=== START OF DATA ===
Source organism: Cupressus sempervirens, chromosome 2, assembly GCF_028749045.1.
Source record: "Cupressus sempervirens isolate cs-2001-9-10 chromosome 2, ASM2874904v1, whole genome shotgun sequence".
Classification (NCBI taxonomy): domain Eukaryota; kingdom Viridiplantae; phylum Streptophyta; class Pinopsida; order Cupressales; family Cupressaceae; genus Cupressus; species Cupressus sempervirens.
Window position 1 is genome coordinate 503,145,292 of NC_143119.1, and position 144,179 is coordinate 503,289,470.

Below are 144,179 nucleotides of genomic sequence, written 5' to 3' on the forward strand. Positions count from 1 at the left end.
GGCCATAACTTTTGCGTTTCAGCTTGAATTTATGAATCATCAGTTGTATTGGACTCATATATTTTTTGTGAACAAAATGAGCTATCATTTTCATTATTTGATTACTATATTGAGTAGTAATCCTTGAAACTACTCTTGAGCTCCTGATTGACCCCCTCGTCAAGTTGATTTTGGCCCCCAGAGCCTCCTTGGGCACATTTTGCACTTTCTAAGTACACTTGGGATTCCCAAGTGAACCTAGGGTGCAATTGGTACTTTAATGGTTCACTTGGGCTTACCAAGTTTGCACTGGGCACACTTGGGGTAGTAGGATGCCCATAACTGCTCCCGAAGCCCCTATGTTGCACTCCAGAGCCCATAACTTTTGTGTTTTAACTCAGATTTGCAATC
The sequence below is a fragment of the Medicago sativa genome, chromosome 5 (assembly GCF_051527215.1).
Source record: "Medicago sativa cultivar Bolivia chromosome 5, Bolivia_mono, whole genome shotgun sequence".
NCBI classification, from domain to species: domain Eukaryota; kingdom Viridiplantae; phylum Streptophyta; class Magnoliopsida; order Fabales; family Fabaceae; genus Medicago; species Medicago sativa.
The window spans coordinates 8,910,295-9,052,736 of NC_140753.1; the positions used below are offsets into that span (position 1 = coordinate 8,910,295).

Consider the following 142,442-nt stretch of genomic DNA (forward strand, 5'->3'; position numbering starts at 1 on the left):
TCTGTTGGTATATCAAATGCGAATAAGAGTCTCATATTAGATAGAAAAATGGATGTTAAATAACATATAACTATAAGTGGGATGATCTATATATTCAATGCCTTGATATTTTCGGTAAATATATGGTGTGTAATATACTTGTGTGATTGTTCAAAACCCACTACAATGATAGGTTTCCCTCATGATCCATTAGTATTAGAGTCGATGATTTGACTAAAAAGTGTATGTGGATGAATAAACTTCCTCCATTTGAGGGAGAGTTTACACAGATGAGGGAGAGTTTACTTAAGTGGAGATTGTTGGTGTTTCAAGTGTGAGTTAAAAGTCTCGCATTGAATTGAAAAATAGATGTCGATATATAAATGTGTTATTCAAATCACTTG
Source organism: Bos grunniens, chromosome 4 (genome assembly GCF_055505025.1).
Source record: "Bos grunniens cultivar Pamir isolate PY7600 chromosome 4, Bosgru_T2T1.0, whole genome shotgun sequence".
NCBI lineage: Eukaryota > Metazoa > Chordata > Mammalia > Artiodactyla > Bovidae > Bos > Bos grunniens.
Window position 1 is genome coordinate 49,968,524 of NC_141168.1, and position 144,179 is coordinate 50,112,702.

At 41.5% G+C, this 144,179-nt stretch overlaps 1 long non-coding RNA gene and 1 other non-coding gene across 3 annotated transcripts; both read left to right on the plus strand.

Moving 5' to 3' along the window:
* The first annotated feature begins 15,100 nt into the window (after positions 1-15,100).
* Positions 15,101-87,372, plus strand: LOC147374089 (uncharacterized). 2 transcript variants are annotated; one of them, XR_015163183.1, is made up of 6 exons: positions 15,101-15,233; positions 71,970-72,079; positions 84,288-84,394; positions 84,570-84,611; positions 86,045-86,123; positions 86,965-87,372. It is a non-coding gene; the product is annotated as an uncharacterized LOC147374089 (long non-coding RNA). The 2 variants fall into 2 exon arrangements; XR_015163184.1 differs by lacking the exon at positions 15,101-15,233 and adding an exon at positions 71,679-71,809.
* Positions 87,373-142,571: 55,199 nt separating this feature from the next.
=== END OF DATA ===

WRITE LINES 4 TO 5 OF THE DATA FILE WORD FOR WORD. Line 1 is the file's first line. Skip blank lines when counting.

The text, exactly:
Window position 1 is genome coordinate 503,145,292 of NC_143119.1, and position 144,179 is coordinate 503,289,470.

Below are 144,179 nucleotides of genomic sequence, written 5' to 3' on the forward strand. Positions count from 1 at the left end.